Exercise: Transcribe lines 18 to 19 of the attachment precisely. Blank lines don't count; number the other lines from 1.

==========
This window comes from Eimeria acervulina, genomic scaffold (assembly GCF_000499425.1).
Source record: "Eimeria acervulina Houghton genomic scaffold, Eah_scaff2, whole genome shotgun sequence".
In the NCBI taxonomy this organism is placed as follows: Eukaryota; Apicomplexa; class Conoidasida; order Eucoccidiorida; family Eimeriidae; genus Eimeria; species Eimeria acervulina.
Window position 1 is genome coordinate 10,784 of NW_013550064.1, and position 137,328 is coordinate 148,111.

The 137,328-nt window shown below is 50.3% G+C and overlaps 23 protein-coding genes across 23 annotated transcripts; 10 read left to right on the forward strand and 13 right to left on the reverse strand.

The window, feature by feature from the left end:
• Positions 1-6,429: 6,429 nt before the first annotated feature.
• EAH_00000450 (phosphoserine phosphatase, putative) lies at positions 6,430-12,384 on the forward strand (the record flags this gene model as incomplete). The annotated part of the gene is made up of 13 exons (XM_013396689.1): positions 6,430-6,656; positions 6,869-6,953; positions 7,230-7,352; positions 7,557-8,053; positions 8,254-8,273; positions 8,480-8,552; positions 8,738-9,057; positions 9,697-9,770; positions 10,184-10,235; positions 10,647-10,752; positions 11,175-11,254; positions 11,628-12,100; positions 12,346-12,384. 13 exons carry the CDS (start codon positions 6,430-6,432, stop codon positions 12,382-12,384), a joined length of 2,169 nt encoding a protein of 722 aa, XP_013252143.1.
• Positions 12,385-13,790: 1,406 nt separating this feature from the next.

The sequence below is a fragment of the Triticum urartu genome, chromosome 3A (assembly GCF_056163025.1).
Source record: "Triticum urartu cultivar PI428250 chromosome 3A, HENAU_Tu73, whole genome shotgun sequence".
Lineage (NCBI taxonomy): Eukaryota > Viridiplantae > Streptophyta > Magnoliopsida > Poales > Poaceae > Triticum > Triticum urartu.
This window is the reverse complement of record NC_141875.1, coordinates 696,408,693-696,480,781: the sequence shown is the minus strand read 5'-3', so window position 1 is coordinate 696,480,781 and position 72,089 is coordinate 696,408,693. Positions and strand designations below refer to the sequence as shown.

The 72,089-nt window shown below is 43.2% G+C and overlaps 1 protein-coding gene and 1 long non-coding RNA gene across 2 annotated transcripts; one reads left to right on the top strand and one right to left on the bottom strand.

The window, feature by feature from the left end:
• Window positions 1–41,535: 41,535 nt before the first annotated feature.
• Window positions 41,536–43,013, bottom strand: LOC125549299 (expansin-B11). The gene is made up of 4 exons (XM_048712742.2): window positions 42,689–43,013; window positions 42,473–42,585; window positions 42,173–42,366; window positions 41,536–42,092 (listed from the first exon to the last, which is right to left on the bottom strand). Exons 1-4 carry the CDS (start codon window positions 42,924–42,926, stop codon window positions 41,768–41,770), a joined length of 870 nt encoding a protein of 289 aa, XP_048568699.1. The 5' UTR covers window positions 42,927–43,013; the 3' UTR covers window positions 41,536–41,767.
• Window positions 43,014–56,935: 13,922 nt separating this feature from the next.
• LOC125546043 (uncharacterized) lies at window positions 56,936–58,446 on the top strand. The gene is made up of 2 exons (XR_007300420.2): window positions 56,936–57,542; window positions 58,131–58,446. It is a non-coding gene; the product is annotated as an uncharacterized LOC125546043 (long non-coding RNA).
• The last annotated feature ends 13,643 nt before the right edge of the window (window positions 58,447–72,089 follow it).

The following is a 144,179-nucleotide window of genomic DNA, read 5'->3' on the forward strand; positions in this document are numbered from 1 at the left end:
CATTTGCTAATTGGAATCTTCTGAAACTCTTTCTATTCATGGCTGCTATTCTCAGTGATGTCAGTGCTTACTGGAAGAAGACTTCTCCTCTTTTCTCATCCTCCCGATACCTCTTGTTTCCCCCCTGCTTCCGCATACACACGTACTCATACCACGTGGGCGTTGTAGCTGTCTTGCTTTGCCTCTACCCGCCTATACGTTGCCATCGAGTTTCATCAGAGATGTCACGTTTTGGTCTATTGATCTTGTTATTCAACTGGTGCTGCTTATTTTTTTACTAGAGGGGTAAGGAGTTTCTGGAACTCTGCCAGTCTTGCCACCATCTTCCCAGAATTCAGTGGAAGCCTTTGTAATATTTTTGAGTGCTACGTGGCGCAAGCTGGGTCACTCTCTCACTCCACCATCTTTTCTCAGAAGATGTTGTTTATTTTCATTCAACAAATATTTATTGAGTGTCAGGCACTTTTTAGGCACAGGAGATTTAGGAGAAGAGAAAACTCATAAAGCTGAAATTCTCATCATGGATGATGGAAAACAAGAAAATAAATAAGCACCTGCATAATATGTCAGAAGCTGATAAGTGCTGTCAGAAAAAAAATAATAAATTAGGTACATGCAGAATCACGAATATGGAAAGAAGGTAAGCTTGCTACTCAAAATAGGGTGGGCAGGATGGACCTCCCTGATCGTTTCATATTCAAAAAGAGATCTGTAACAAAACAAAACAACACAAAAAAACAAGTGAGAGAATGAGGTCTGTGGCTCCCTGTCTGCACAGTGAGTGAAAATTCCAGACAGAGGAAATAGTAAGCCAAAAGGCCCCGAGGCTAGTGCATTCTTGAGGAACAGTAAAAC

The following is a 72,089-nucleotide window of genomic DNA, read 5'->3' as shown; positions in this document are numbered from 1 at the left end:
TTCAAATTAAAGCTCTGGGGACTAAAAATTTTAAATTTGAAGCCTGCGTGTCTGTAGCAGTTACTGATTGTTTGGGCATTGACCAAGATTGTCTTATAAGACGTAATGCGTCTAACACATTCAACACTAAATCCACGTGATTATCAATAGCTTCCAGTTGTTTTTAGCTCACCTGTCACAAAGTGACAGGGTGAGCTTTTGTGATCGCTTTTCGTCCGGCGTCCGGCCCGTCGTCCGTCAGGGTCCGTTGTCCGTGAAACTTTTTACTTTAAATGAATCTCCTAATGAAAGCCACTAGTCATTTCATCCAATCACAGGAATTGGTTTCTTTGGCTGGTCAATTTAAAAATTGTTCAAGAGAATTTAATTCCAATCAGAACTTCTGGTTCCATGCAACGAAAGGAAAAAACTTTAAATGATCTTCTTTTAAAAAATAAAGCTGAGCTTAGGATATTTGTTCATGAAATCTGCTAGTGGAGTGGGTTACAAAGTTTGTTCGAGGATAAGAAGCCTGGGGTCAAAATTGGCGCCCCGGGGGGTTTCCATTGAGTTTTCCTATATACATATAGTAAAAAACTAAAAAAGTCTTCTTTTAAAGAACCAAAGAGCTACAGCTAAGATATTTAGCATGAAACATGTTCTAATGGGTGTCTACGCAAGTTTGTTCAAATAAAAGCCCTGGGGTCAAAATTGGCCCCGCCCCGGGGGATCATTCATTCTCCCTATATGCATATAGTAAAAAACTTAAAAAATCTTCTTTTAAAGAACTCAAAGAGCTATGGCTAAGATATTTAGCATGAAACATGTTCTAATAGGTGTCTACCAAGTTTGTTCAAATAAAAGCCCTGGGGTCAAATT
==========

• Window positions 43,014–56,935: 13,922 nt separating this feature from the next.
• LOC125546043 (uncharacterized) lies at window positions 56,936–58,446 on the top strand. The gene is made up of 2 exons (XR_007300420.2): window positions 56,936–57,542; window positions 58,131–58,446. It is a non-coding gene; the product is annotated as an uncharacterized LOC125546043 (long non-coding RNA).